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Laurențiu Rebega: The Danube Strategy and the Future of Romania
Laurențiu Rebega

”Recently, the implementation of macro-regional strategies and their future post-2020 is on the agenda of the European institutions. For our country, the European Union's Strategy for the Danube Region is of major interest. This strategy was, in 2008, a political initiative of Romania and Austria, with the aim of fostering a concerted and coherent development of the states bordering the river.

Nine EU Member States (Austria, Romania, Bulgaria, Czech Republic, Croatia, Germany, Slovakia, Slovenia, and Hungary) and five non-EU countries (Bosnia and Herzegovina, Montenegro, Serbia, Moldova and Ukraine) participate in this strategy. The strategy finances projects that have the following objectives: interconnecting the Danube region (improving mobility and multi-modality, encouraging sustainable energy, promoting culture and tourism), protecting the environment (restoring and maintaining water quality, managing environmental risks, preserving biodiversity), improvement of prosperity (development of the knowledge-based society through research, support for the competitiveness of enterprises, etc.) and, finally, the consolidation of the Danube region (improvement of institutional capacity and cooperation, promotion of security and solving problems related to organized criminality and serious crime).

The particularity of these macro-regional strategies is that they do not have a separate budget; the participating states have to use existing funding (European funds, loans from international financial institutions, national funds, etc.). Romania has tried to develop, within the operational programs, mechanisms favouring projects labelled as relevant for the Danube Strategy, either by running separate calls for projects or by awarding additional scores in the final evaluation of projects.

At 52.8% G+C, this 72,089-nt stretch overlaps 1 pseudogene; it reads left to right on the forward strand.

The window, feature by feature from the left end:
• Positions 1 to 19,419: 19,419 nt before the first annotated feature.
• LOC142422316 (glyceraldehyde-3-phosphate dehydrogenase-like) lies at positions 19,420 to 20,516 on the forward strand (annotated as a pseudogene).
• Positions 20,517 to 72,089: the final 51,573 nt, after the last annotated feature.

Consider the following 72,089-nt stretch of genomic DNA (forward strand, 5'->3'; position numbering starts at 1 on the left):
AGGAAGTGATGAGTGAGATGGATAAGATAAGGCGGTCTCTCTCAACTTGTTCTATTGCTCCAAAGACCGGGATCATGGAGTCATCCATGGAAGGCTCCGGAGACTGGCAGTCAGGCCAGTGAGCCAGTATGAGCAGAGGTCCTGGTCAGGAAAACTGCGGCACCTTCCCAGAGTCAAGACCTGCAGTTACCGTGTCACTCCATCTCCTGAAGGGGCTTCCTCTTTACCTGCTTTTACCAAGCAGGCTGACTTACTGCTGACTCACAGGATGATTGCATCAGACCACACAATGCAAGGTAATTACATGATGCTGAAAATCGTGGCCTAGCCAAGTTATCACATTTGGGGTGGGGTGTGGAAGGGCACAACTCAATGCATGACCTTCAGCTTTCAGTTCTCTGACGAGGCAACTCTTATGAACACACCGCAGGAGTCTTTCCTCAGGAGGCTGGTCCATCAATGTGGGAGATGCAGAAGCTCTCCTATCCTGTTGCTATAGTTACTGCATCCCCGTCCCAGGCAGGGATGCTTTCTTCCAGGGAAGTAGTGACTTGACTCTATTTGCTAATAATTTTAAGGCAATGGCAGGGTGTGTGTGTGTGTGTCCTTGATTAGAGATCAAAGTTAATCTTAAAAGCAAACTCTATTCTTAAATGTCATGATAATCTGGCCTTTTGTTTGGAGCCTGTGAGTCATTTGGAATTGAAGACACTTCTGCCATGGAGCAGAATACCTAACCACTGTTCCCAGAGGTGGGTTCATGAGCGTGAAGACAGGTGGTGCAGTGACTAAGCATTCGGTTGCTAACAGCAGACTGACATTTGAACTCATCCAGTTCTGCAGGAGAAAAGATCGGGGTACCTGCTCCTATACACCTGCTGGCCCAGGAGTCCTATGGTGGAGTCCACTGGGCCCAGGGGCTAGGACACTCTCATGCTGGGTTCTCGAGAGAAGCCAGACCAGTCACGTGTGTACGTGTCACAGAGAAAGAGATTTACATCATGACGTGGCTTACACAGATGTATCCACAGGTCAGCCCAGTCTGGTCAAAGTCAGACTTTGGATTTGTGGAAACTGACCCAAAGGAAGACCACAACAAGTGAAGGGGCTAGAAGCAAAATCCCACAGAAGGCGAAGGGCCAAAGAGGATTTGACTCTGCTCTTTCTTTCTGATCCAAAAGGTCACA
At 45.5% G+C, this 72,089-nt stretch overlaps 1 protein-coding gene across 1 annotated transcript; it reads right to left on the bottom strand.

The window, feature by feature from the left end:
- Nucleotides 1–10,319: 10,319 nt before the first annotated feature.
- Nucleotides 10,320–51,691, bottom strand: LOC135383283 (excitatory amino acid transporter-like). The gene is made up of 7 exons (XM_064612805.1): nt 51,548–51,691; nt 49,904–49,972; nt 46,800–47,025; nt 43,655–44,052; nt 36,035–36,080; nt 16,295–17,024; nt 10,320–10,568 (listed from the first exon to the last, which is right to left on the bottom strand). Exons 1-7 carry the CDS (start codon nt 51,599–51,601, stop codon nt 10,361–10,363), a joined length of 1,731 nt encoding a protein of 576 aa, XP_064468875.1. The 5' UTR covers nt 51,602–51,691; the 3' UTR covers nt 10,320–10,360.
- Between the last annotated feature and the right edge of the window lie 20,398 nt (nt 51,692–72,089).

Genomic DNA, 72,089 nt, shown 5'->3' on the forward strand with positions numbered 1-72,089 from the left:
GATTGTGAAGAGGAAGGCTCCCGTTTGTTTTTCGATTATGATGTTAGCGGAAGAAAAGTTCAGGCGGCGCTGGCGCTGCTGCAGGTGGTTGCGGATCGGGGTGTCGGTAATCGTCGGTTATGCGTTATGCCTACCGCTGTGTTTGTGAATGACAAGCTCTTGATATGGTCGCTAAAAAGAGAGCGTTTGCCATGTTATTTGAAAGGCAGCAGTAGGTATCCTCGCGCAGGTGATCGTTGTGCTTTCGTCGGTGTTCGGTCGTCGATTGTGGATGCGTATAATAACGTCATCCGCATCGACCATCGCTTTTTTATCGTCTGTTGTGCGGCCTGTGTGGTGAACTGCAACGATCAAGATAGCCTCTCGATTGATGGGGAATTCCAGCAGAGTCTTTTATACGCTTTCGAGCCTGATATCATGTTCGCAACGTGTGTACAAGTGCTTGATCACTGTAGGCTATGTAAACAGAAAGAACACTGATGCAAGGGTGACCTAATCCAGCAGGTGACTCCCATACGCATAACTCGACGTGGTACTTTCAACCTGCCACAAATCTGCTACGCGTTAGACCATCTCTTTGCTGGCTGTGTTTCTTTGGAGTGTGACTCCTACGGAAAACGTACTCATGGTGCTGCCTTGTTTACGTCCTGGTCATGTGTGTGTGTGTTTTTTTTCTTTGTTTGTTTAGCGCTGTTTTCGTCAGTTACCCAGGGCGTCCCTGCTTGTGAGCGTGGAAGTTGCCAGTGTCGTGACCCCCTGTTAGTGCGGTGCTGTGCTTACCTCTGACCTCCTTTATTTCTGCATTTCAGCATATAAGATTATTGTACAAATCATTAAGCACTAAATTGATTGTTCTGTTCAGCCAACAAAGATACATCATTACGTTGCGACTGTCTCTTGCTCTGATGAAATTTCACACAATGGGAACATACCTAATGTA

However, there are difficulties in implementation because the Danube Strategy is not an operational program itself, with its own rules, staff and funding. Basically, the strategy is a set of objectives that are being achieved through projects funded under other programs. Besides that, there are 14 participating states at the strategy, with different levels of development and access to funding, with different levels of political support and resources that need to be correlated.

The Committee on Regional Development within the European Parliament, of which I am a member, has drawn up a report on the implementation of EU macro-regional strategies, including on the EU Strategy for the Danube Region. Given the importance of this strategy for Romania, I considered it necessary to formulate a series of amendments to improve the framework for future actions. Thus, I proposed the following:

-        to increase financial resources, involving the private sector, and to strengthen administrative capacity to manage the implementation and coordination of the strategy;

-        to strengthen the role of macro-regional strategies in post-2020 framework regulations;

-        to improve national coordination mechanisms and increase the involvement of all economic and social partners and civil society in order to provide added value to the strategy;

-        to coordinate the financial resources available at different levels and to increase efforts to involve the private sector, as well as the use of other financial instruments to finance projects under the strategy.

Finally yet importantly, I proposed the launch of a new macro-regional strategy for the Carpathian region in order to better capitalize on the potential of the Carpathian Mountains.

The submission of these amendments is a follow-up of my efforts to promote the Danube and the Danube Delta. In this context I have organized in June, at Dunavăţul de Jos, the conference on “The Importance of the Danube Delta in the European Ecosystem ".  Let us not forget that the Danube Delta, "the greatest treasure with which nature has endowed our country" (Grigore Antipa), has been on the UNESCO World Heritage for more than 25 years and it was established as a biosphere reserve”.

Analysis by Laurențiu Rebega, Member of European Parliament


Parlamentul European nu este responsabil de conținutul acestui articol. Articolul este subvenționat din bugetul 400 al Grupului ENL.


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